The 13.3-inch Yoga Tablet 2 Pro is the largest Android OS tablet from any premium manufacturer available on the market; however, this does not mean that it’s too large. Instead, the dimensions are highly elegant and pleasant (12.1 x 8.8 x 0.5 in. or 333 x 223 x 12.6 mm). When it comes to display size, the Lenovo Yoga Tablet 2 Pro can almost be categorized as an ultrabook, but its design and performance make it much closer to tablets. The cylindrical bulge includes a battery with the same 9600 mAh capacity as the 10.1-inch model.
As with all other Yoga series products, Lenovo has designed these two tablets’ to give their users the option of using the devices in several positions – specifically four. Thus, they can be placed in the prone position, when the kickstand is folded (for typing and browsing the Internet) or the upright position (for watching movies, for example). Thanks to the shift of its center of gravity to the very edge of the device, it feels natural when held in hand in the portrait position, as a book or a folded magazine. Finally, compared to the previous models, the second generation of Yoga Tablets has gained a perforation in the middle of the kickstand, and so it can be hung from a wall or the back of a car or plane seat.
Both these Lenovo tablets have been crafted out of magnesium alloy, which heavily contributes to the solid feeling they offer, as well as the impression of working with a premium device. Their displays are not covered in Gorilla Glass, but are exceptionally smooth and enable pleasant finger-sliding motions without unnatural friction.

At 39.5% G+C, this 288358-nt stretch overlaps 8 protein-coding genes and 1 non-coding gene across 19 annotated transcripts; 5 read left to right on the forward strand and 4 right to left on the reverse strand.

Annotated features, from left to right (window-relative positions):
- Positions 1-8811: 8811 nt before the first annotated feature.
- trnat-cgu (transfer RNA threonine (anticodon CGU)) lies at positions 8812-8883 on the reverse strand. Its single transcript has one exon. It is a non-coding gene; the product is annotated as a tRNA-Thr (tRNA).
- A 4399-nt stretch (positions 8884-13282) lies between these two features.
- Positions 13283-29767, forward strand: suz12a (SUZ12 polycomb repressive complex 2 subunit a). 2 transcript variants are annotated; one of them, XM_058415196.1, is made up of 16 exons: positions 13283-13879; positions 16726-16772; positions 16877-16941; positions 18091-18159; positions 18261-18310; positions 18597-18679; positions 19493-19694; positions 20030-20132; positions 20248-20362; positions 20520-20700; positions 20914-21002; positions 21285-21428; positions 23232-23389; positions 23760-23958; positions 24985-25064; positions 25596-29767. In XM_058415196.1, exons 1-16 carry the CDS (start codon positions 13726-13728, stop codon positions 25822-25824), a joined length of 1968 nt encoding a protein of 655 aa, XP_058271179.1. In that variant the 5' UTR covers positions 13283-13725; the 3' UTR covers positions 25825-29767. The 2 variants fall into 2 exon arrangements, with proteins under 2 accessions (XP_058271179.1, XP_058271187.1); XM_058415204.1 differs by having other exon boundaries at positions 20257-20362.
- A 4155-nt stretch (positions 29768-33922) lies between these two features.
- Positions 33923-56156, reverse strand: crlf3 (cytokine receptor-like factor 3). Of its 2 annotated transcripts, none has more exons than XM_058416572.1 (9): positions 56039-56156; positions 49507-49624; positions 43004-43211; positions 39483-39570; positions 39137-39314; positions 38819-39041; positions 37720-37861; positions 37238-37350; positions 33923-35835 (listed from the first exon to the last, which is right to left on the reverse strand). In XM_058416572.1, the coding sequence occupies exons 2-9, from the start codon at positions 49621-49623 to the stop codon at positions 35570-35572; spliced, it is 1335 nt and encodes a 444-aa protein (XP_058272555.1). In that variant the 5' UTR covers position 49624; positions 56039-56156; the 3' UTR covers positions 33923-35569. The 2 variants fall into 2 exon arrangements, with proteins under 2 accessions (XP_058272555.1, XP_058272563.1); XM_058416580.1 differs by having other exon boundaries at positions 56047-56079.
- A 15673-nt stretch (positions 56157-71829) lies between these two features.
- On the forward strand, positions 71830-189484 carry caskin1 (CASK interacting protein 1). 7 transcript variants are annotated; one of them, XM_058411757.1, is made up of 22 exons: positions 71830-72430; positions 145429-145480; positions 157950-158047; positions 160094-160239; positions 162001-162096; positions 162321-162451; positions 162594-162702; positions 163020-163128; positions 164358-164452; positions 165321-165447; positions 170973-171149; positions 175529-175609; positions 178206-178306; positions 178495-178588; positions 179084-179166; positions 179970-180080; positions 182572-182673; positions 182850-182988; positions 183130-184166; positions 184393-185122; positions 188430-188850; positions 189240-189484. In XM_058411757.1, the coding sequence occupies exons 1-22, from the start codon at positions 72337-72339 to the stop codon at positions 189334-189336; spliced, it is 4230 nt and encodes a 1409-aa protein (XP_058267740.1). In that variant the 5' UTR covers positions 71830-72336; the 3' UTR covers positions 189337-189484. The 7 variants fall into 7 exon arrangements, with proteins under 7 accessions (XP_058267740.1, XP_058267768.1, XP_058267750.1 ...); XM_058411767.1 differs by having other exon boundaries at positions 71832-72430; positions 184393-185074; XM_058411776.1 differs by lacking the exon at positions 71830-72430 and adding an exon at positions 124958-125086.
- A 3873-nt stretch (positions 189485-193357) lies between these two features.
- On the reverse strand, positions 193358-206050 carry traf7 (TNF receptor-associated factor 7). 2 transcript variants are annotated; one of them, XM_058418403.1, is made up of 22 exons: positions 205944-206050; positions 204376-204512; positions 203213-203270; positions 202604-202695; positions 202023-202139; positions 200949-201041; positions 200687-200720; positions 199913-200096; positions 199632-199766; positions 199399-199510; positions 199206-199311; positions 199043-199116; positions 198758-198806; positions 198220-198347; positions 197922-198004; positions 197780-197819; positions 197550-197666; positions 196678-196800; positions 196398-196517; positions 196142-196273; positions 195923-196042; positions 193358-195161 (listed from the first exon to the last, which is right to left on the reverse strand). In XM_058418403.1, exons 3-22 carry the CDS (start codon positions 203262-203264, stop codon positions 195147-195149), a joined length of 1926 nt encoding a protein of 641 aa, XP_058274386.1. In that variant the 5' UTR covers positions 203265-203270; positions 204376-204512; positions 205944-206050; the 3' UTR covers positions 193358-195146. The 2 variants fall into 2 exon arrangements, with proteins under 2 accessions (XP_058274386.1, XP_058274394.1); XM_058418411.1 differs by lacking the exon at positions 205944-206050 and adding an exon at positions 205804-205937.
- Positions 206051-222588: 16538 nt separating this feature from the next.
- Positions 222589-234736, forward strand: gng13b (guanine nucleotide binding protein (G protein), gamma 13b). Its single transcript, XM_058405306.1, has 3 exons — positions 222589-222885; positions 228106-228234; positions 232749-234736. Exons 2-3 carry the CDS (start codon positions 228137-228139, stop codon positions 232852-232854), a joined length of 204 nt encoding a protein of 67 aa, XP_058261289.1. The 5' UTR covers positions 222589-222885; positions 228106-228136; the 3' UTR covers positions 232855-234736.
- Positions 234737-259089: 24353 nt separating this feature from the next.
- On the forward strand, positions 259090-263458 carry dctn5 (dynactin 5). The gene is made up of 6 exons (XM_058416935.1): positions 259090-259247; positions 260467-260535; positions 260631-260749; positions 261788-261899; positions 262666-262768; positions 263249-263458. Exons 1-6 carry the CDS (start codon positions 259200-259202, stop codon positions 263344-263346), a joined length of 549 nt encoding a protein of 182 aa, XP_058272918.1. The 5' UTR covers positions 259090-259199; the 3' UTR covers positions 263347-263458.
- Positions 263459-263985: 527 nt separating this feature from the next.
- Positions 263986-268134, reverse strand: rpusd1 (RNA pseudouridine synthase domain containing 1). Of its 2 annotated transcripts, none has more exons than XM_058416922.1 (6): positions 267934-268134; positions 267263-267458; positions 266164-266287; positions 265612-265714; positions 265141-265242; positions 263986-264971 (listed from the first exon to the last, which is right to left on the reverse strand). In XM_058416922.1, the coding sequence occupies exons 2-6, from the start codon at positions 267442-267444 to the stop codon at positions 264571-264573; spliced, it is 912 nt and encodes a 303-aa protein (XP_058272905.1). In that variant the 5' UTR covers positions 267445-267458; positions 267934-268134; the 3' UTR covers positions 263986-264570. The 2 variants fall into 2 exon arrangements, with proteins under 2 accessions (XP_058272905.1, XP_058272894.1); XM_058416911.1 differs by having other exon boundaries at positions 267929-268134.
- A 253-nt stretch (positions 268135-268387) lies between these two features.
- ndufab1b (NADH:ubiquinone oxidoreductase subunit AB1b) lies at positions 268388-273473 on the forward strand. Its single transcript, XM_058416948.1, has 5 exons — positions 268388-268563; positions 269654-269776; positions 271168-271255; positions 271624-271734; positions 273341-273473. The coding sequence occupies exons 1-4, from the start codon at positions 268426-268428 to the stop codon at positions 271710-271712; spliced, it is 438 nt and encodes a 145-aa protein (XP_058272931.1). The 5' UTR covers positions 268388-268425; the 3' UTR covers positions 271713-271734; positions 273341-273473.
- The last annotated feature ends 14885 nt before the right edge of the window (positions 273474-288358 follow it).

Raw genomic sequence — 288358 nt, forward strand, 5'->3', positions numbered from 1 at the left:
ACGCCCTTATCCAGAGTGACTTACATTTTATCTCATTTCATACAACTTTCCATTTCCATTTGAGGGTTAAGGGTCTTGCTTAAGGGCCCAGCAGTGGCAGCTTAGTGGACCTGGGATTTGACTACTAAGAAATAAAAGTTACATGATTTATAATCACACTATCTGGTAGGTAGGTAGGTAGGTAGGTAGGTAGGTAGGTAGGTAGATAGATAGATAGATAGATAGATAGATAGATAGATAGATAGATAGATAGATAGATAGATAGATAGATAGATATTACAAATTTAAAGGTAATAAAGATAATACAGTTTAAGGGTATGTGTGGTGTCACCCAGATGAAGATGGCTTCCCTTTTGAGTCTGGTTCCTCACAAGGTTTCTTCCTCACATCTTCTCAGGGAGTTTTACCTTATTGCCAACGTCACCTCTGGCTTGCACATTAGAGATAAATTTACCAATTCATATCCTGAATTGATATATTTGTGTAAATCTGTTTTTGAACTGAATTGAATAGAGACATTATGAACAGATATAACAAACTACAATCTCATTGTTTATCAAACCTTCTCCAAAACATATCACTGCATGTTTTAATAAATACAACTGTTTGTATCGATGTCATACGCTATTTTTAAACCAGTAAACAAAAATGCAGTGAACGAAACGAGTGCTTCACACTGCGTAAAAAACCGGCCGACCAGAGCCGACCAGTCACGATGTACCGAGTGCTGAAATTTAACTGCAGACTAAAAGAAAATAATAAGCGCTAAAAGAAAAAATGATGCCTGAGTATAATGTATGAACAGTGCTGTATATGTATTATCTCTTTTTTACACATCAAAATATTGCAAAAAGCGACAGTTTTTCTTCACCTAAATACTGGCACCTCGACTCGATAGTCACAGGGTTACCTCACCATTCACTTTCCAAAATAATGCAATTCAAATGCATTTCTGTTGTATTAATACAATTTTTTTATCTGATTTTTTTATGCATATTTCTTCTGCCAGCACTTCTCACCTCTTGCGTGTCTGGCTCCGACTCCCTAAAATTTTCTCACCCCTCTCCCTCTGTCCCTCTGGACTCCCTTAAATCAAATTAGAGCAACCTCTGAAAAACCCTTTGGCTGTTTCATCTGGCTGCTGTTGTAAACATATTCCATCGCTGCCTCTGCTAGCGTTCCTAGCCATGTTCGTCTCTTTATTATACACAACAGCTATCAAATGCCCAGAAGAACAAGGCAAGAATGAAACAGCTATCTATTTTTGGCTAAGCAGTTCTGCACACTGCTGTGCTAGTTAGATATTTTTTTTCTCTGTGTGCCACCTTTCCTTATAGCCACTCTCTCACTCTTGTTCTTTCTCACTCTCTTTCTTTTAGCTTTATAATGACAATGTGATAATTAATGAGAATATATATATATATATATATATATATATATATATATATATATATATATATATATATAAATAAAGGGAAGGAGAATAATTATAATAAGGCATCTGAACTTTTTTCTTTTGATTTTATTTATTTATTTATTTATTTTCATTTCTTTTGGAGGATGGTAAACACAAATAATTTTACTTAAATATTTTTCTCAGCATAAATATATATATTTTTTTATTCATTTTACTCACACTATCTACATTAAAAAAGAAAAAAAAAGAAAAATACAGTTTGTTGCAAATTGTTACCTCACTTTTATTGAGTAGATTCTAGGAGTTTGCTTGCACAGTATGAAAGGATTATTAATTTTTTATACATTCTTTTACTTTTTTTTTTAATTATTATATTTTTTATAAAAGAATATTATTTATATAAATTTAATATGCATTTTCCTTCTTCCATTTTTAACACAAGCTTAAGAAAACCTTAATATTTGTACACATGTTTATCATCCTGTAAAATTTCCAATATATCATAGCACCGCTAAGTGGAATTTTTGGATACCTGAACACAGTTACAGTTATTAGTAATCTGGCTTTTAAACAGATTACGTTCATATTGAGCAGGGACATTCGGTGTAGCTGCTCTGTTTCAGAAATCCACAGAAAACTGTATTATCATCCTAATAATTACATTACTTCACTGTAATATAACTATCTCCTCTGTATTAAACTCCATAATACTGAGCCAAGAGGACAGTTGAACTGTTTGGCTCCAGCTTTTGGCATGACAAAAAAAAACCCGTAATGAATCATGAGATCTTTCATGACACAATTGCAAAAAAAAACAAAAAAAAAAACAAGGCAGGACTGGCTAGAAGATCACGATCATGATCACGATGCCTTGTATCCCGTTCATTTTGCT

There’s room for complaint about the weight of either of these devices, given that the 10.1-inch Yoga Tablet 2 weighs 1.36 lb (619 grams), which is above average for a devices of its size, especially when it is so slim. The 13.1-inch Yoga Tablet 2 Pro weighs even more (2.09 lb), which is rather a lot for a tablet, but one must not forget the lush display it features. This is why the devices tire out the hand quite a lot (especially when the Pro model is held, of course), but the handy kickstand enables using the tablet in various positions without the need to hold it in hand.
The 10.1-inch Lenovo Yoga Tablet 2 comes with a 1920 x 1200-pixel IPS screen, resulting in a pixel density of 224 ppi, while the 13.3-inch Lenovo Yoga Tablet 2 Pro has a 2560 x 1440 IPS display, providing an almost identical pixel density of 220 ppi. In real-world use, they provide very similar imaging, with the same level of sharpness, color intensity, contrast power and its sustainability.
The biggest objection for the first generation of Yoga Tablets was their poor display quality; however, Lenovo improved this quite a bit on the 10.1-inch Yoga Tablet 10 HD+, released six months ago. Greatest results were achieved by increasing the resolution to Full HD format, which provided this more than decent pixel density. The latest Yoga tablets also boast improved screens, although their pixel density has remained the same compared to this ‘model-in-between’.